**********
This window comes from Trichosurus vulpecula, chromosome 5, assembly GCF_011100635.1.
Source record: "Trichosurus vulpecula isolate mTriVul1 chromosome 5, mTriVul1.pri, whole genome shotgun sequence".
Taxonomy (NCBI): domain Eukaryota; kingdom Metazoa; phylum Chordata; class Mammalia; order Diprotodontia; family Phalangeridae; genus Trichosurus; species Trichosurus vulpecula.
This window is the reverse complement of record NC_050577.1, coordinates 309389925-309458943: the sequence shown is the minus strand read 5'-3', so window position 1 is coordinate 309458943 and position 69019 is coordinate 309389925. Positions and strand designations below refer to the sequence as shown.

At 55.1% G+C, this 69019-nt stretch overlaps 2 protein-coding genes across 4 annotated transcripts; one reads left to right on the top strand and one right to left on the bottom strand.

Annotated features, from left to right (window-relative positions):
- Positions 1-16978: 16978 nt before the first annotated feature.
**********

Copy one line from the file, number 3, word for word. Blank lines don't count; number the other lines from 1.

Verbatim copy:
Taxonomy (NCBI): domain Eukaryota; kingdom Metazoa; phylum Chordata; class Mammalia; order Diprotodontia; family Phalangeridae; genus Trichosurus; species Trichosurus vulpecula.